The moral of the story meaning is that message or lesson an author, movie maker, or other creator wants you to learn from their work. It is a bit different from a theme, though they can align. Theme is more the overarching idea that is used to direct and develop a literary work. A moral is more specific to a particular situation or group of people.
For example, the story of three hard-working brothers may teach that unity is more important than individuality. Or, the story of the crocodile and the monkey may have a moral that says that kindness can win over ferocity. These are both lessons that can be applied to our own lives.
Throughout history, writers have included morals in their stories, poems, plays, and novels. They often come across as preachy but, in reality, the intent is to help audiences or readers improve their lives through the insights presented in a fictional setting.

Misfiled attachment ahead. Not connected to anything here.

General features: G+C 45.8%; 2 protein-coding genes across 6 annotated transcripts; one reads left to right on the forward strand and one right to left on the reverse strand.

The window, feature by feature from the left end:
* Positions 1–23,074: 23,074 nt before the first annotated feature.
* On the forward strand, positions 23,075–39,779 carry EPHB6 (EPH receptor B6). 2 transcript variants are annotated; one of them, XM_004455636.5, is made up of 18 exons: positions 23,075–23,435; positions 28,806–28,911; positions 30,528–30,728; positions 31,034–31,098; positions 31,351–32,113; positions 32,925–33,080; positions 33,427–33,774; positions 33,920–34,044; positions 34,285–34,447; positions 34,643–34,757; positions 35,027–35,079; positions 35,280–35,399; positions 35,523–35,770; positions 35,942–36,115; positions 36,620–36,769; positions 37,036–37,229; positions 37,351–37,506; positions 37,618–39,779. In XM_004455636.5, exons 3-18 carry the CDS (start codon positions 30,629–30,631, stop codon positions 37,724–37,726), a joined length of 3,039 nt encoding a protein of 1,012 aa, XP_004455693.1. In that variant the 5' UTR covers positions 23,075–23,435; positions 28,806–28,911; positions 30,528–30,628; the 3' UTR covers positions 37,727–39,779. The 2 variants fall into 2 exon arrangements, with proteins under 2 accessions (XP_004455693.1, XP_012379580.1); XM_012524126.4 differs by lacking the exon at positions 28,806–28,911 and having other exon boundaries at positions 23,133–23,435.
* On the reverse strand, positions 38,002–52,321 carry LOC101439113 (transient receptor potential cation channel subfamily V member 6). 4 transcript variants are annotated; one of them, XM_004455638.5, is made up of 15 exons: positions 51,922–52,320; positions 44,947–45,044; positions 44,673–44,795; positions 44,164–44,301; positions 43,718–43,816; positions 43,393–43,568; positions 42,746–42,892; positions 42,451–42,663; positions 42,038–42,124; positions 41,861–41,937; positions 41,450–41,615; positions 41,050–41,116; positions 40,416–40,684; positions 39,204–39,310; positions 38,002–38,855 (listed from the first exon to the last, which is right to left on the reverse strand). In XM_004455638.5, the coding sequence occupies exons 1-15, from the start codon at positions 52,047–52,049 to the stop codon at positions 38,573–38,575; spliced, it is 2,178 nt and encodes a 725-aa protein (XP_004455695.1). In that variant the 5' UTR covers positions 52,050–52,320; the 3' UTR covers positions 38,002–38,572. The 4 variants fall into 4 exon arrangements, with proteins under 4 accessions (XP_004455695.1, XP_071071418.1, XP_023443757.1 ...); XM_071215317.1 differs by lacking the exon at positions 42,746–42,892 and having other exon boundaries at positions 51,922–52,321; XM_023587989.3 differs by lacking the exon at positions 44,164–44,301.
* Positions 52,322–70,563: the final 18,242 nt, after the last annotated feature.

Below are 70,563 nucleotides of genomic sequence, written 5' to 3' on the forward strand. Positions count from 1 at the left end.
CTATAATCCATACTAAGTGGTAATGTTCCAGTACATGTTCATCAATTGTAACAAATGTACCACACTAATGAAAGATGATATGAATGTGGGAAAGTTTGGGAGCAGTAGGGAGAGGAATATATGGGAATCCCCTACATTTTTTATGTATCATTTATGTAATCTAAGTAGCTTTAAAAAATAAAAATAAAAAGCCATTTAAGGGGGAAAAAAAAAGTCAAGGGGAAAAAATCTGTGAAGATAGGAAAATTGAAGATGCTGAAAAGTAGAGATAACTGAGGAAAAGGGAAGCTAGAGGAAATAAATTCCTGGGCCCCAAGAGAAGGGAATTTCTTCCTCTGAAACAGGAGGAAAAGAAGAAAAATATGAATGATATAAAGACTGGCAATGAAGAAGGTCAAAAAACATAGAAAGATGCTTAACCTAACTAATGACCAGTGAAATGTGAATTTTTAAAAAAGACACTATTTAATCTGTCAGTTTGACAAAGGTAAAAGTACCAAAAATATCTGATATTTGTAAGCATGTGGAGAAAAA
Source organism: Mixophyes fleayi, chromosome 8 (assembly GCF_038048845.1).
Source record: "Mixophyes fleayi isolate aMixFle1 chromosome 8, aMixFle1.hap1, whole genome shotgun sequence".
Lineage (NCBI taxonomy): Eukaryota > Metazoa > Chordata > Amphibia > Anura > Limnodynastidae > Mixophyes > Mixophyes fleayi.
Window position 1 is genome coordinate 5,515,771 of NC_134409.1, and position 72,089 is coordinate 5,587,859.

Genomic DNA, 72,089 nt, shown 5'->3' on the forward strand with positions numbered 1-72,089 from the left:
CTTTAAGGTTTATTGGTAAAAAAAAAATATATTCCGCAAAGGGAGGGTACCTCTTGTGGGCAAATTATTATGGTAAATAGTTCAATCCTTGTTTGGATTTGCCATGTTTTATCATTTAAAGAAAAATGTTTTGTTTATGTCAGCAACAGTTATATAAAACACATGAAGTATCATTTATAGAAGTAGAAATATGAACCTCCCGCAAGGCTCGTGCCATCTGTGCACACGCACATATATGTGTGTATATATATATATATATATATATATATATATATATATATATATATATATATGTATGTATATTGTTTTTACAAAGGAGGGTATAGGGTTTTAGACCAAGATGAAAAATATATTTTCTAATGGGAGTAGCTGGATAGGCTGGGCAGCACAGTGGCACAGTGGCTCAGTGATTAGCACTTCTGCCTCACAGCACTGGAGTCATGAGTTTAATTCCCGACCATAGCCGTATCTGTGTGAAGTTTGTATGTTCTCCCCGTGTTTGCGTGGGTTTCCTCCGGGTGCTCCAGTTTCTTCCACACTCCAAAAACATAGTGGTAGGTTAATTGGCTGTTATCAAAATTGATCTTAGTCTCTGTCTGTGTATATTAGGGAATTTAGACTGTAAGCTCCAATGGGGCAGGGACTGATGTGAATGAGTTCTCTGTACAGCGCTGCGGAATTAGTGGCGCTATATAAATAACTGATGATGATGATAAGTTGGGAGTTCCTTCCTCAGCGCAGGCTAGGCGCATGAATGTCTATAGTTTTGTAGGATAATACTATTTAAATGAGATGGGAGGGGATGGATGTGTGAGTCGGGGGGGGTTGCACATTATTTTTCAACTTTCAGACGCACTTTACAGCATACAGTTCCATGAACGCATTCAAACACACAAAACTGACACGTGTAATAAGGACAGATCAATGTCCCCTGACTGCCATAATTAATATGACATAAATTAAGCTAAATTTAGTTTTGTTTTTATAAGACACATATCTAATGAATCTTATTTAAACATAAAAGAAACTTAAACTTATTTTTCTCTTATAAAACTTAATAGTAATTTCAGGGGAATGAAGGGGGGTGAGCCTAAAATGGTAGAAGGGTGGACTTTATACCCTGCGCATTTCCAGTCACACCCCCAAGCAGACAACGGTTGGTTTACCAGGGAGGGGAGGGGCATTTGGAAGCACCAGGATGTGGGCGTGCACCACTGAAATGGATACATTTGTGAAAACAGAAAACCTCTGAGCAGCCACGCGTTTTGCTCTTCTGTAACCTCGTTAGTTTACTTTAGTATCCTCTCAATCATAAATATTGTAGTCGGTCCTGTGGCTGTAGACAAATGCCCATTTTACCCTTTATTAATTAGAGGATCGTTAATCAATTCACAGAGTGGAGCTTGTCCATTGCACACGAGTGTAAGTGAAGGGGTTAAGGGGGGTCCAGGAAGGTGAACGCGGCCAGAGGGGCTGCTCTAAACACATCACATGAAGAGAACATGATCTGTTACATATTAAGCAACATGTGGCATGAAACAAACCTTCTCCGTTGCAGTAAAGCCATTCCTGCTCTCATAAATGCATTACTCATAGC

The moral of the story is usually stated at the end of a work, especially in children's literature. However, a moral can also be a theme, or it can be implied or hidden within a work. For example, Shakespeare's play Romeo and Juliet has a moral that shows the power of love over hatred. Marlowe's Dr. Faustus has a moral about the folly of selling one's soul. And Harper Lee's To Kill A Mockingbird has a moral about justice being served regardless of the color of a person's skin.